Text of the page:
Note that the integer $n\geq 2$ can only be of two types: either $n=2^l$, with $l\geq 3$, or $n=mp^k$, with $p$ odd prime number, $k\geq 1$, $m\geq 3$ and
$p\nmid m$.

Case $n=2^l$, with $l\geq 3$.

We prove that for each odd number $a$ we have
$$
a^{\varphi(2^{l})/2)} \equiv 1\pmod{2^l}.
$$
We argue by induction on $l\geq 3$. If $l=3$ we write $a=2h+1$ for a certain integer $h$, and thus
$$
(2h+1)^2=4h(h+1)+1=8\cdot \frac{h(h+1)}{2}+1\equiv 1\pmod{8}.
$$
For the inductive step we suppose $a^{2^{l-2}}\equiv 1\pmod{2^l}$ for a certain $l\geq 3$. We thus have
$$
a^{2^{l-1}}=\left(a^{2^{l-2}}\right)^2 \overset{(1)}{=}
(1+h\cdot 2^l)^2=1+h\cdot2^{l+1}+h^22^{2l}\equiv 1\pmod{2^{l+1}},
$$
where in (1) we used the inductive hypothesis.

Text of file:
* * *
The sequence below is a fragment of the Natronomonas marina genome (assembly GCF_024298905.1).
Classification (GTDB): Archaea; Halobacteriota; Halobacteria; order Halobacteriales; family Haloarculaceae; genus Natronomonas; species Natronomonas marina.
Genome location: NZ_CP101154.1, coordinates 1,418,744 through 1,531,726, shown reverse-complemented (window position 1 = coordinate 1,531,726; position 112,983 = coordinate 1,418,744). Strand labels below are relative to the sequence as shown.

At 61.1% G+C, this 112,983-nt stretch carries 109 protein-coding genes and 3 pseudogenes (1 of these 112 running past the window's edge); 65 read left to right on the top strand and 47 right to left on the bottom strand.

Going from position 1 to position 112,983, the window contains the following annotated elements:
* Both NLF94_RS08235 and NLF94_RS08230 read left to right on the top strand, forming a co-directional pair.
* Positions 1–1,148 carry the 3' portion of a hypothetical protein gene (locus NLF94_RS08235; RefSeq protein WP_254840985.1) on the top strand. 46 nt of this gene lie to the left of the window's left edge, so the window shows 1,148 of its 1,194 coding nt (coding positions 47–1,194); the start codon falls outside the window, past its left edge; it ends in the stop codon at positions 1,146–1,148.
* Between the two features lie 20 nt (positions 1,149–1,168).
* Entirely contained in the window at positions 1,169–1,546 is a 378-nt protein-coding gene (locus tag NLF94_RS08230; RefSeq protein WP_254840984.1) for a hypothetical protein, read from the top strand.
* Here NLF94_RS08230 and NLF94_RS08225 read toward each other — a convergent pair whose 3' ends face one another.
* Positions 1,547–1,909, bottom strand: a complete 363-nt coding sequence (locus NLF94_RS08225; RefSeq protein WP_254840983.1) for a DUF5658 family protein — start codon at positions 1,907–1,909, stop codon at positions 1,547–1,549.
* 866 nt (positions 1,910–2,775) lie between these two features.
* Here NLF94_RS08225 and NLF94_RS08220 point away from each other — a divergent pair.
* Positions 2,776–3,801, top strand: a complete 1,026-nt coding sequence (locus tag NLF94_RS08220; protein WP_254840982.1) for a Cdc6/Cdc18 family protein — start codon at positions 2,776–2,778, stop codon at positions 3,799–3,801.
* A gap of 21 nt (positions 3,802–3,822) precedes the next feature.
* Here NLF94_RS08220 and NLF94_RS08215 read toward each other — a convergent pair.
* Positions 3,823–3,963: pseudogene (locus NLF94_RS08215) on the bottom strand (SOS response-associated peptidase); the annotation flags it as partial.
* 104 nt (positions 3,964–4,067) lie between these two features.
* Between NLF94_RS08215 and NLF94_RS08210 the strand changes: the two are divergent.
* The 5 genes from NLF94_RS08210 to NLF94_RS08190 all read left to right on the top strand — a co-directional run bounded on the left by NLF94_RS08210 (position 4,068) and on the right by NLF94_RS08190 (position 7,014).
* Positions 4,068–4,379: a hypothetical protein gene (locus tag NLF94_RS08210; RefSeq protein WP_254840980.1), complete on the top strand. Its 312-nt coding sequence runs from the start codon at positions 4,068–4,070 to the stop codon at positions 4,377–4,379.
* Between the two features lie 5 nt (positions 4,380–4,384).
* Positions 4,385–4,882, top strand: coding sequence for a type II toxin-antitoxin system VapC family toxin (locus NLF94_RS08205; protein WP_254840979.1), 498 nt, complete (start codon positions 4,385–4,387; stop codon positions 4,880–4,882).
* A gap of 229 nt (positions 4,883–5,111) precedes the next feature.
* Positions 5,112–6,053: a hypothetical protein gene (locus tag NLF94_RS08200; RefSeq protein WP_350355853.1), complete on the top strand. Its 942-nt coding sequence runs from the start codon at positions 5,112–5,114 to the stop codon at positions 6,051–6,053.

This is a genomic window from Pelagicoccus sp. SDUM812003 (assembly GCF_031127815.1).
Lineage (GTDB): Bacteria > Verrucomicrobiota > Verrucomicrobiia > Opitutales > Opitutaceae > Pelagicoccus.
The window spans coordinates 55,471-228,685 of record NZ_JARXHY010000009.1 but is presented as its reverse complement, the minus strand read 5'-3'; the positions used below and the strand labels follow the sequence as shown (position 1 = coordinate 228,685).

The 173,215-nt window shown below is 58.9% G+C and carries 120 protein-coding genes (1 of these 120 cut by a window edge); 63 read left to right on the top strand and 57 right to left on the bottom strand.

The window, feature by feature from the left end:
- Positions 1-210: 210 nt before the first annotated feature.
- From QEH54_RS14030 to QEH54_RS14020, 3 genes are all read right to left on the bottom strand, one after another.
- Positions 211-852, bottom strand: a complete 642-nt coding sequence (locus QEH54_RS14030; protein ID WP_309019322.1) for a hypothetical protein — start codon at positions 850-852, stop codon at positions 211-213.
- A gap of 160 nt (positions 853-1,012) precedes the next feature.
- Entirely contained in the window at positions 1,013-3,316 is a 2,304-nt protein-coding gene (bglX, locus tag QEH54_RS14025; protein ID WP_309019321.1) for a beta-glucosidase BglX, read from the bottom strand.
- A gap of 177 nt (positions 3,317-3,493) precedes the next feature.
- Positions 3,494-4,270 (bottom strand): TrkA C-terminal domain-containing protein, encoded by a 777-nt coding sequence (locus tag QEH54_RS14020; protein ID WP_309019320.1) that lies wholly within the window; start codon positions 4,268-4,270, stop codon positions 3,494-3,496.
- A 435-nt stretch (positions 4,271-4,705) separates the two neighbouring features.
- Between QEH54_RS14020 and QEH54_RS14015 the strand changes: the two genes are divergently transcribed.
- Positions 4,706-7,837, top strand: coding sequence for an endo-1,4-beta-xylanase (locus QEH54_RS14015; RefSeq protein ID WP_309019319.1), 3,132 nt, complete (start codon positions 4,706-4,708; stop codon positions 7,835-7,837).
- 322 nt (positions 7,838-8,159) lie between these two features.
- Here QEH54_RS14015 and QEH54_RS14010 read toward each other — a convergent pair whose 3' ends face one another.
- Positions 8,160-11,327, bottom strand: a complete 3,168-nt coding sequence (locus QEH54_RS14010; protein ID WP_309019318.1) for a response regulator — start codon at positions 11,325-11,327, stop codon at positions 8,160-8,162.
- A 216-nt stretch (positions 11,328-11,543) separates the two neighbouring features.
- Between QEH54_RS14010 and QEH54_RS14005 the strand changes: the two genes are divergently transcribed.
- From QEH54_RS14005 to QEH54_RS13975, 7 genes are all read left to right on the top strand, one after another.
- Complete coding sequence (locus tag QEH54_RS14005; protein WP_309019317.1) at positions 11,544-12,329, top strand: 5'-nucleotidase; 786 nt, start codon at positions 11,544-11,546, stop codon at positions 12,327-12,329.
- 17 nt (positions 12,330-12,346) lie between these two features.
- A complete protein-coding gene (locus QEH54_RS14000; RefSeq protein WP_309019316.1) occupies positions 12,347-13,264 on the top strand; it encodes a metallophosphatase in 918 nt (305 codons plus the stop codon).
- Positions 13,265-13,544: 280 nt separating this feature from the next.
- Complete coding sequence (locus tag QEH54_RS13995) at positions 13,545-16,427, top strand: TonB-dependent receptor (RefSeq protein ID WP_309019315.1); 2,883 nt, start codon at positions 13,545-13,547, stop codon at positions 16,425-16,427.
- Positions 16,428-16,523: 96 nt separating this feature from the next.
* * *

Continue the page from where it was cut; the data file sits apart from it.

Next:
Case $n=mp^k$, with $p$ odd prime number, $k\geq 1$, $m\geq 3$ and
$p\nmid m$.

By multiplicativity of $\varphi$ we have $\varphi(n)=\varphi(m)\varphi(p^k)$. Moreover, $\varphi(m)$ is even since $m\geq 3$ and $\varphi(p^k)=p^{k-1}(p-1)$ is even since $p$ is odd. For each integer $a$ with $(a,n)=1$ we thus have
$$
a^{\varphi(n)/2} = (a^{\varphi(m)})^{\varphi(p^k)/2} \equiv
1\pmod{m}
$$
and
$$
a^{\varphi(n)/2} =(a^{\varphi(p^k)})^{\varphi(m)/2} \equiv 1\pmod{p^k}.
$$
By Chinese Remainder Theorem follows $a^{\varphi(n)/2}\equiv
1\pmod{n}$.